Does Putting Your Home In A Trust Protect It From Medicaid?

Does Putting Your Home In A Trust Protect It From Medicaid - Can Medicaid Take Your House If It Is In A Trust - How Much Does A Medicaid Asset Protection Trust Cost

In this article, you’ll learn about: 

  • if putting your house in a trust protects it from Medicaid
  • if Medicaid can take your house if it’s in a trust
  • irrevocable vs revocable trusts for Medicaid protection
  • what happens to assets if you go into a nursing home
  • how far back can a nursing home take your house
  • can a nursing home take your home if it’s in a trust
  • how to avoid nursing homes taking your house

Let’s dig in. 

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Does Putting Your Home In A Trust Protect It From Medicaid?

Yes, placing your home in an irrevocable trust can protect it from Medicaid. 

When done correctly, the home becomes the property of the trust and not the individual. 

As a result, Medicaid can’t count it as an asset after they consider a specified “look-back” period. 

This approach is beneficial because it can help individuals qualify for Medicaid without the need to sell their homes.

However, there are also important considerations to be aware of.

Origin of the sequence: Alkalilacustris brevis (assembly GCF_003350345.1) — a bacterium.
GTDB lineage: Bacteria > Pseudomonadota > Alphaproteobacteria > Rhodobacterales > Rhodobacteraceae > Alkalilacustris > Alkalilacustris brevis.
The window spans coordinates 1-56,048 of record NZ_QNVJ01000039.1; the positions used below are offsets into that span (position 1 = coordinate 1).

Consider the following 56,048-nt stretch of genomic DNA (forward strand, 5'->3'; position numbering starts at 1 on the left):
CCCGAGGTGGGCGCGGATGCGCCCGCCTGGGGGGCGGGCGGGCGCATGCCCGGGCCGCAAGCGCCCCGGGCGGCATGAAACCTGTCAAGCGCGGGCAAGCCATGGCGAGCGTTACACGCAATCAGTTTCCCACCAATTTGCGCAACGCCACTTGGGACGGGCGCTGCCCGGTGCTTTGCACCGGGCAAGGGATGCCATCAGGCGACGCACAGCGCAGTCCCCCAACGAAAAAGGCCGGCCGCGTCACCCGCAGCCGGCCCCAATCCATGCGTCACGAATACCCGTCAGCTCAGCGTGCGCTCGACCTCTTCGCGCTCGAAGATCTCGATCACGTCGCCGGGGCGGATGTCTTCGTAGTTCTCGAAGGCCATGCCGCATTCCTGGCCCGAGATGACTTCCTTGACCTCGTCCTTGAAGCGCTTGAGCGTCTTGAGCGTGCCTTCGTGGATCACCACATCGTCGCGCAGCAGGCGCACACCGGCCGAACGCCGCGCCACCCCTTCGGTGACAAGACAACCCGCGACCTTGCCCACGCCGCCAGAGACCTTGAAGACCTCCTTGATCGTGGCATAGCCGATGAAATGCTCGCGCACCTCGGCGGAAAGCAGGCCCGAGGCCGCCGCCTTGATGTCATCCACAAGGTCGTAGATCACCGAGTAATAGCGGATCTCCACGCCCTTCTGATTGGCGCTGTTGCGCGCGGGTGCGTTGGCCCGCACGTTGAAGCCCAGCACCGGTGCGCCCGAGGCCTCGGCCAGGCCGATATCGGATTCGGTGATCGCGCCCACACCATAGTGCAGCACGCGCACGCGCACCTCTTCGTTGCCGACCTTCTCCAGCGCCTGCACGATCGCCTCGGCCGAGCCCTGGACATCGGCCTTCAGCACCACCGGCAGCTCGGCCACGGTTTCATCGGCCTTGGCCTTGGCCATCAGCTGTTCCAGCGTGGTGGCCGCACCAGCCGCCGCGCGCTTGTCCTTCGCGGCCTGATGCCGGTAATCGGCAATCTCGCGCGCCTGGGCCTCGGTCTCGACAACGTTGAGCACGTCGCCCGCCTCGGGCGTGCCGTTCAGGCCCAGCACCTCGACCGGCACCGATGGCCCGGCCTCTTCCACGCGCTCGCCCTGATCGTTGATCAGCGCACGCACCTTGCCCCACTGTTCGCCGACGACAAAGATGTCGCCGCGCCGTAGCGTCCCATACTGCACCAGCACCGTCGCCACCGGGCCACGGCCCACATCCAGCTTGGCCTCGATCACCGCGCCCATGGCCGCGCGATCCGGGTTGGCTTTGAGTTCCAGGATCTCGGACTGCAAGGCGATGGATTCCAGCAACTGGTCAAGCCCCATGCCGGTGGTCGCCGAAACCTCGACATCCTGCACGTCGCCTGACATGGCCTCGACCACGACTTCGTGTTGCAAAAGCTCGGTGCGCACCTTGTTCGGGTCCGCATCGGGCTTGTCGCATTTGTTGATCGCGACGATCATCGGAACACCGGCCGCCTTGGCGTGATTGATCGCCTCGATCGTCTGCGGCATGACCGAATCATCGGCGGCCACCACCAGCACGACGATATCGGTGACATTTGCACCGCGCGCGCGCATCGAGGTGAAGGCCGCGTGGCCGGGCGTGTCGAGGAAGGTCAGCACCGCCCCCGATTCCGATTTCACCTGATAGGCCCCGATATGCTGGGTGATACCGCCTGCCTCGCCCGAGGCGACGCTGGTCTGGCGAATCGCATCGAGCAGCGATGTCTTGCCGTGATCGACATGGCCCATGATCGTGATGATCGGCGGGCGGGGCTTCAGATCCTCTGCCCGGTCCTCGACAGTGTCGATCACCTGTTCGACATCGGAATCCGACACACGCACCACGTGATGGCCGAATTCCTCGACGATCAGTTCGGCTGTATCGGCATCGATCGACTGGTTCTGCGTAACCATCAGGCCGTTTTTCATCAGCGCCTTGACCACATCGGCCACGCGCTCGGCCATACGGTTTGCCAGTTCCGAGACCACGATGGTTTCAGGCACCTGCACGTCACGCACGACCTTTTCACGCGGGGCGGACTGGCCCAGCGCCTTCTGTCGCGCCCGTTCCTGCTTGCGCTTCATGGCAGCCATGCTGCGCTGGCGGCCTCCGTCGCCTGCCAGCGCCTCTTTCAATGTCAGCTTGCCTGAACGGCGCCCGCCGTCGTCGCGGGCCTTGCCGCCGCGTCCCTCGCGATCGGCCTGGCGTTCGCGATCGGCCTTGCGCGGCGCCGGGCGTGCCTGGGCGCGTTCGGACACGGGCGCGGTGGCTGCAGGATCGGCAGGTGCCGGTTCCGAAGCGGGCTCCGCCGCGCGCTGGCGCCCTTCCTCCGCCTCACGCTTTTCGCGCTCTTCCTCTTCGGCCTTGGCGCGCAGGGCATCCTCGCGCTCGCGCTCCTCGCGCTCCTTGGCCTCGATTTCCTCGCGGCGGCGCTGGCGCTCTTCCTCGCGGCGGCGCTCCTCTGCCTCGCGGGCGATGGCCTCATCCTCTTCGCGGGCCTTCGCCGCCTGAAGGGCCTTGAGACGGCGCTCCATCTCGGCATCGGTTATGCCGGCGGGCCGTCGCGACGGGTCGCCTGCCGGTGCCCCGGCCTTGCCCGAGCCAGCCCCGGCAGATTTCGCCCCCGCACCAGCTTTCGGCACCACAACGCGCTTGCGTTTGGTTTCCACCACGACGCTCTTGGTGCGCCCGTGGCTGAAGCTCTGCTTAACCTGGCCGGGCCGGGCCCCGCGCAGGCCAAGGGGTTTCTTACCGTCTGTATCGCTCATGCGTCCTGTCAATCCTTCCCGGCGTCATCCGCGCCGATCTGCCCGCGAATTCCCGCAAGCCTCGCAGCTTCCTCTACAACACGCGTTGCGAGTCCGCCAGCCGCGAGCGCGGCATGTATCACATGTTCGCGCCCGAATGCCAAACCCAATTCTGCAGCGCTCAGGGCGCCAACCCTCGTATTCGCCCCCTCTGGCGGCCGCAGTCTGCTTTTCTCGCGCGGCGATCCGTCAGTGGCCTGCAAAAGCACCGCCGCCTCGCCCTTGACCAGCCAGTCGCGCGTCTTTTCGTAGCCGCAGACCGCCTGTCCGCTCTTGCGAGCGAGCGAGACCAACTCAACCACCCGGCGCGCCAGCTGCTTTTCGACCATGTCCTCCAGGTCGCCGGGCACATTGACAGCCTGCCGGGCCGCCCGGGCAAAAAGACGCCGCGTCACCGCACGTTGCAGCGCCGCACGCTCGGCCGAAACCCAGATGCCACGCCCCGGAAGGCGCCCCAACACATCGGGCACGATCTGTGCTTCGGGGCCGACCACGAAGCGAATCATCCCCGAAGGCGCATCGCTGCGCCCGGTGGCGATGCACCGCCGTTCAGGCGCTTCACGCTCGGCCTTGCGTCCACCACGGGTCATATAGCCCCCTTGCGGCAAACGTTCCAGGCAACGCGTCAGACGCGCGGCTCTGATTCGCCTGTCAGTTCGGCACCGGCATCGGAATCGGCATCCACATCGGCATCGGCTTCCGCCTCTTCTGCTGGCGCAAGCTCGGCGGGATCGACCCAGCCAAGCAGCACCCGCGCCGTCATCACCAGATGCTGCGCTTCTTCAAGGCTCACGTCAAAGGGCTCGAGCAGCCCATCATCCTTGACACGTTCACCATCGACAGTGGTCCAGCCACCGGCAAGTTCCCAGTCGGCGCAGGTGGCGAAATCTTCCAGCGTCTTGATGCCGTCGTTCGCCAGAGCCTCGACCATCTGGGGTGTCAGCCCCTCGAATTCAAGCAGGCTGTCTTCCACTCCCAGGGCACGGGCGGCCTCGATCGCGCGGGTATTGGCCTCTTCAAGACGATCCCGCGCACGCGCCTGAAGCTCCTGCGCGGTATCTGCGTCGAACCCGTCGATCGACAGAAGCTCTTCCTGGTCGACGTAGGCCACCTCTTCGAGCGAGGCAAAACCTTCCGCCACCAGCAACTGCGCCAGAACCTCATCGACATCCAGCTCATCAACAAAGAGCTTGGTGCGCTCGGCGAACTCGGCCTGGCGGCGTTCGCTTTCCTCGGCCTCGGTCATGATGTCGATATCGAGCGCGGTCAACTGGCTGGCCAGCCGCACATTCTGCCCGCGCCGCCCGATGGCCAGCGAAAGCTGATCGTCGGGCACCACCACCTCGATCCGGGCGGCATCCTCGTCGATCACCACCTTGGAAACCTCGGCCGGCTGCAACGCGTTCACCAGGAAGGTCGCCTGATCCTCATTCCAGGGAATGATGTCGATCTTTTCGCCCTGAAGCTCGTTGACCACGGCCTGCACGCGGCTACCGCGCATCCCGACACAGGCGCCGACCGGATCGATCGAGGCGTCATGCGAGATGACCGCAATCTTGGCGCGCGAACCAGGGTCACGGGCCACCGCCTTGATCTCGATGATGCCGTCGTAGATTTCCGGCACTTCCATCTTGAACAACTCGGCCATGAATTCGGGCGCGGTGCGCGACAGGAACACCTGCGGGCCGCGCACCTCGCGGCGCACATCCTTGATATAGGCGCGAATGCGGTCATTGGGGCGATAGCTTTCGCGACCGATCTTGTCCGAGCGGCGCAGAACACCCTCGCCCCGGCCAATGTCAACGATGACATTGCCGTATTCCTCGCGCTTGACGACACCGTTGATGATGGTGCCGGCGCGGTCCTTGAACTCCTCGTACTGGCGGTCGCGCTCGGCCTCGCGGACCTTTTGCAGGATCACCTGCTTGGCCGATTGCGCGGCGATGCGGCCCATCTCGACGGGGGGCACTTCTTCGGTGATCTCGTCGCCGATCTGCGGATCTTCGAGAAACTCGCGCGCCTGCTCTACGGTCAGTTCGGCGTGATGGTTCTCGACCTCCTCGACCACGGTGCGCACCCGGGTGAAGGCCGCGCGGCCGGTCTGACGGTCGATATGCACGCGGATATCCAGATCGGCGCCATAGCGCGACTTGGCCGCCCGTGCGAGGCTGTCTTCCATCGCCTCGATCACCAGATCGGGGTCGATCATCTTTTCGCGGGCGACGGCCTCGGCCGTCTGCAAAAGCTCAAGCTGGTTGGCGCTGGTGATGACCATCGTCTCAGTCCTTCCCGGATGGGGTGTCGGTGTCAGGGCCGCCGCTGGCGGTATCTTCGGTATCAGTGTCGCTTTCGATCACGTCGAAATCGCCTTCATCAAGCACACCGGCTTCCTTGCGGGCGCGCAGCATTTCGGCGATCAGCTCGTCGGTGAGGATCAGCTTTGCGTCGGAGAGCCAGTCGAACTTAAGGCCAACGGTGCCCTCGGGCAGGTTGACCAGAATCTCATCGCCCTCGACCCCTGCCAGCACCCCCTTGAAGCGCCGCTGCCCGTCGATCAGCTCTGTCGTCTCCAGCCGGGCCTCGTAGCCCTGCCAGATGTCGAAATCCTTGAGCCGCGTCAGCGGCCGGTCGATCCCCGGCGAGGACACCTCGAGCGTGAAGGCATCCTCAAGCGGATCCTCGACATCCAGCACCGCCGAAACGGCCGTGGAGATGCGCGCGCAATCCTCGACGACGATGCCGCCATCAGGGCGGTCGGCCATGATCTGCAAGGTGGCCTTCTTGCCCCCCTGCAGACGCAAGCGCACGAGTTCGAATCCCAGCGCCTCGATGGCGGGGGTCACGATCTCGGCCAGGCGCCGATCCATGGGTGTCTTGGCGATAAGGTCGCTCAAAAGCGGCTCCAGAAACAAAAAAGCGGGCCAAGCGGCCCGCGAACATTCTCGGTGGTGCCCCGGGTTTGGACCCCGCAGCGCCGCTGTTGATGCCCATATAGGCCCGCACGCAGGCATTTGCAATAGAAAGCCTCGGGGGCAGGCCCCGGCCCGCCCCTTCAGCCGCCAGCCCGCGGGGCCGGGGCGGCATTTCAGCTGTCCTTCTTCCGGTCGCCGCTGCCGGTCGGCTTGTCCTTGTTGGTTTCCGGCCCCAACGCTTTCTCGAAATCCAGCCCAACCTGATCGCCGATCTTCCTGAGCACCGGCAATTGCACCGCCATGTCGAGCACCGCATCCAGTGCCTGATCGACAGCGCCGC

Once the home is transferred to the trust, the original owner might lose some control over the property. 

If the transfer to the trust or its setup isn’t done properly, there’s a risk of facing penalties. 

Furthermore, the specific rules governing trusts and Medicaid policies can vary from one state to another.

So it’s crucial to understand the local regulations and implications before transferring a property to a trust.

Read More: What Happens To Assets If You Go Into A Nursing Home?

Can Medicaid Take Your House If It Is In A Trust?

Putting your home in a trust can protect it from Medicaid, but it depends on the type of trust.

An irrevocable trust can shield your home’s value from Medicaid, potentially helping you qualify for Medicaid benefits.

In an irrevocable trust, the grantor (the person who creates the trust) gives up control over the assets placed into the trust

Once the assets are transferred to the trust, the grantor cannot change, modify, or revoke the trust without the consent of the beneficiaries and/or the trustee (the person or entity responsible for managing the trust). 

The trustee is responsible for managing the trust according to its terms and distributing the assets to the beneficiaries as outlined in the trust agreement.

However, transferring your home to the trust must happen at least five years before applying for Medicaid, or else it may not be effective.

A revocable trust, on the other hand, does not protect your home from Medicaid since you retain control over the assets in the trust.

In a revocable trust, the grantor (the person who creates the trust) retains full control over the trust and its assets.

As the grantor, you have the authority to amend, modify, or revoke the trust at any time during your lifetime without needing the consent of the beneficiaries or the trustee.

You can also manage the assets in the trust and change the beneficiaries or the terms of the trust as you see fit.